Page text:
Because of this legend, the evolution of the nature of modern warfare over the next century and more became obscured. European Armies after Napoleon were almost invariably large organizations raised through conscription; and the full impact of the industrial revolution – which was not felt until after 1815 – equipped them with weapons far closer to those of today’s battlefield than of Waterloo. Aircraft, the railway, the telephone and telegraph, the steam and petrol engines, smokeless powder, breach loaders and repeating weapons were all in place by 1914. It is of course true that military technologies do not advance in complete capability leaps: armies do not replace all their weaponry and equipment in one turn so that cutting edge technologies and legacy systems continue to co-exist, and this gradual process of technical innovation to an extent obscures tactical or operational innovation. But there is, in warfare, a relationship between the introduction of new technologies, and the employment and deployment of troops. This relationship is not constant, and needs careful and frequent revision. When it is not attended to, trouble follows. Thus by the American Civil War, although the armies were equipped with powerful, rifled muskets and heavy artillery, and could be moved by rail, the tactics were still those of Waterloo. The results, for Generals seeking the Napoleonic grail of the decisive battle, were the casualty rates of battles like Antietam, Fredericksburg, Gettysburg; and the acceleration of trench warfare. One can argue that the same process continued through the Franco-Prussian war, the early stages of the South African War, and the first four months of the Great War, which cost the French Army 800,000 casualties. It was not until 1918 that this relationship was adjusted – and Blitzkrieg was born. Even then, the spirit of Napoleon still lived.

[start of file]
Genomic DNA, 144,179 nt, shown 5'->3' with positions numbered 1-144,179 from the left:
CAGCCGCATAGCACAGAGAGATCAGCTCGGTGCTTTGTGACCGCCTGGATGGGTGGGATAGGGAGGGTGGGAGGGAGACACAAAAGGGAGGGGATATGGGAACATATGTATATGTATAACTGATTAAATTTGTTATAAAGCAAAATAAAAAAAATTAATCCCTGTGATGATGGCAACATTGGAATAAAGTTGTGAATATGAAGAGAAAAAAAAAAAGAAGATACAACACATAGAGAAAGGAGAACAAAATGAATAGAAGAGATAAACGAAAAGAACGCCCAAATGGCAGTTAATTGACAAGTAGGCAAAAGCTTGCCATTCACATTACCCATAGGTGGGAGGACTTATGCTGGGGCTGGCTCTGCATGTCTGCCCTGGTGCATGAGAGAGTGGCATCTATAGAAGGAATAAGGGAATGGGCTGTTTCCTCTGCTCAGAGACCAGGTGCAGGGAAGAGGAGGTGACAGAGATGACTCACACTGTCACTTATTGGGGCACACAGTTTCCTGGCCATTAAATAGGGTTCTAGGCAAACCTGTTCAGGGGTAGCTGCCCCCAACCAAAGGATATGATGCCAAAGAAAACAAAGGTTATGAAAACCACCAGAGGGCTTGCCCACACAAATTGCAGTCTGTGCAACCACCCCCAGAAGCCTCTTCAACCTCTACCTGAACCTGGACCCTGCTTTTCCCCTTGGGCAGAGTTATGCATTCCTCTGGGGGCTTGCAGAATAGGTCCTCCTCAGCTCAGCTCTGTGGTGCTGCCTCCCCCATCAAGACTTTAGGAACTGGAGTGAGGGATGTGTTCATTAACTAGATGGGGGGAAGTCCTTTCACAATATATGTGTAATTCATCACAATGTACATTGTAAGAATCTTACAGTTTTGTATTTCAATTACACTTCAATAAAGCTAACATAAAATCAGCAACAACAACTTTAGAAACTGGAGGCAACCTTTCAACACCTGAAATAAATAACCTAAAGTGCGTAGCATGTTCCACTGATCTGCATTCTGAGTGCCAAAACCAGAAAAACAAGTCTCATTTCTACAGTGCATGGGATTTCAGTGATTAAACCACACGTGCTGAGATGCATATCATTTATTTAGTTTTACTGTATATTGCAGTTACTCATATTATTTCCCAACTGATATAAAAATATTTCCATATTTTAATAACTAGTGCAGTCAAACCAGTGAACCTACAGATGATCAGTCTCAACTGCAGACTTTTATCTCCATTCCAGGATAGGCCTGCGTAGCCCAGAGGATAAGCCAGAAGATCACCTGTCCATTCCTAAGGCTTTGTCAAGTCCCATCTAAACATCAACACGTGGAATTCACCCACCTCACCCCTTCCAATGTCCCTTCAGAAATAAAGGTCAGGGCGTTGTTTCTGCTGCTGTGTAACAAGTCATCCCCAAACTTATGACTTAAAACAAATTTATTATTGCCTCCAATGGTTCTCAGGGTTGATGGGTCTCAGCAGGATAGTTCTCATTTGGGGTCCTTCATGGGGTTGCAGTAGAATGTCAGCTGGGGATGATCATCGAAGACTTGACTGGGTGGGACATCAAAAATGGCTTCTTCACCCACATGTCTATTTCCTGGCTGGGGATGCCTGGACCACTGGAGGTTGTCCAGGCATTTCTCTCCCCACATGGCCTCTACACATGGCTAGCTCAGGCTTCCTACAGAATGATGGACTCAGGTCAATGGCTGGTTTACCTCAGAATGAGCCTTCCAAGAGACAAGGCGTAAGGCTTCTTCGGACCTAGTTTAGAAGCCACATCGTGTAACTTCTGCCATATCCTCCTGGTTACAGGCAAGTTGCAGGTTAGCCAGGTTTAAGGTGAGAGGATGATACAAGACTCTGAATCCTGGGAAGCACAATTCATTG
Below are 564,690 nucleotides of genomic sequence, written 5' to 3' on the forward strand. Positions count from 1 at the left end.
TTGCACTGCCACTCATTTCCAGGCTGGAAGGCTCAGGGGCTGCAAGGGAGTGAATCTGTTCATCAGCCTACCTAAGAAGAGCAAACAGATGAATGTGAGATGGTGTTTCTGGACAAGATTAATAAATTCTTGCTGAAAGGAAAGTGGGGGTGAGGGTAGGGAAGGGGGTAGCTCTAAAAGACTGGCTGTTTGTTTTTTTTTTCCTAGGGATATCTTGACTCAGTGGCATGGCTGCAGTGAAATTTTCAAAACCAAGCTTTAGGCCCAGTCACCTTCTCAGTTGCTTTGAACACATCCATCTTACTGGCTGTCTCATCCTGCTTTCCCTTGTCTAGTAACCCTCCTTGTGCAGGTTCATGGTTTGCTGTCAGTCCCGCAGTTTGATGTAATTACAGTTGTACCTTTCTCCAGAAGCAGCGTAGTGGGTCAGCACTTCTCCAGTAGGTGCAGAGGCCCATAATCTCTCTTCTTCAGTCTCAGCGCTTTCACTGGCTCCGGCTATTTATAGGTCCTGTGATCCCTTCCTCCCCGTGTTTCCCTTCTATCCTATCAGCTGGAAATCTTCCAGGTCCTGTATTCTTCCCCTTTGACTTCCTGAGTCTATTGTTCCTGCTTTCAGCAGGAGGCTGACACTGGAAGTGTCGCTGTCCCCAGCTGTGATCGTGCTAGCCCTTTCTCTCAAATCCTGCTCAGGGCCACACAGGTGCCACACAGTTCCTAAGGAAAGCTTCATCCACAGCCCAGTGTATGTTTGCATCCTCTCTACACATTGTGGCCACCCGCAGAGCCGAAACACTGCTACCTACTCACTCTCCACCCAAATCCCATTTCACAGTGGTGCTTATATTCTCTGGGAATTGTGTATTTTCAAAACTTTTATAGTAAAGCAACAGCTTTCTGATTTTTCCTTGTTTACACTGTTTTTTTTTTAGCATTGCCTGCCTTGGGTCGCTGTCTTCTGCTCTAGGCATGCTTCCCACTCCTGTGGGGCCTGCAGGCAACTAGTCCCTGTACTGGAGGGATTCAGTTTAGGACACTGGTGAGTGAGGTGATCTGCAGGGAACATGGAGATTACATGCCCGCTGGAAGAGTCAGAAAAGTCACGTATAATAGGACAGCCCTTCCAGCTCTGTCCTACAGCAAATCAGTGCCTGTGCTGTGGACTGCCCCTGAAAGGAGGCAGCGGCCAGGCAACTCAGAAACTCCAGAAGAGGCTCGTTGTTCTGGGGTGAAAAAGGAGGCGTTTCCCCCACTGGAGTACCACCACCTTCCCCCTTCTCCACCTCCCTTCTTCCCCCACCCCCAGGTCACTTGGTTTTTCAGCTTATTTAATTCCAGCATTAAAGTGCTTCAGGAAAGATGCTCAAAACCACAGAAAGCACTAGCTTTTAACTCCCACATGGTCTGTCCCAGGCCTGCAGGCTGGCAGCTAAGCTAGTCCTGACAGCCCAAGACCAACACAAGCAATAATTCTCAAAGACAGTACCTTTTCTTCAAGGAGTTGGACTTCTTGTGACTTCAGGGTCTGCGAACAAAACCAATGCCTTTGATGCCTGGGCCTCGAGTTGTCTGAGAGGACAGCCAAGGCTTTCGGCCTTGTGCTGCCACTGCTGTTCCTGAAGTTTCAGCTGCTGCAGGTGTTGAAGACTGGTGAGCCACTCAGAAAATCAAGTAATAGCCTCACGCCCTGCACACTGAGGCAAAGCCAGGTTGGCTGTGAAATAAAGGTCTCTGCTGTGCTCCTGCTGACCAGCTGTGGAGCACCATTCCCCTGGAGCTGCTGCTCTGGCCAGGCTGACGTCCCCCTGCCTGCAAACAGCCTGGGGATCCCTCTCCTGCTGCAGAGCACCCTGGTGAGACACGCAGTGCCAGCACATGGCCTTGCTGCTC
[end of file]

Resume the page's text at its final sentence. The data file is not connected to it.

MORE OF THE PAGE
Today, armies still operate within what is described as a Napoleonic staff model, and a corps structure, at a time when once again, the employment-technology relationship is shifting. The revolution in information should mean that the staffs of Generals are organized in a way that cuts across traditional divisions in order to provide superior (not necessarily faster) information, and thus produce superior decisions. The most likely opponents of western Generalship today are not states, but non-state groupings, whose command structure, as far as they can be said to have one, operates in the virtual realm. Bringing an army corps into action may succeed in taking ground, but as the Israelis discovered in South Lebanon and the Coalition in Afghanistan, the action is not necessarily going to be decisive. But the focus on destroying an enemy force as the decisive act remains. This is, however, the wrong lesson to draw from Napoleon’s legacy in the context of modern warfare. Napoleon may have been successful on many – but by no means all – his battlefields; and he may have been a master of campaigning. However in strategic terms he was a failure. His biggest strategic failure was in leaving Elba and returning to France: the campaign of Waterloo and the war of which it formed part, brought on by Napoleon with a weakened France against the whole might of a united Europe, was lost before ever it started. Perhaps those who now threaten Europe, both from within and without, might reflect on that.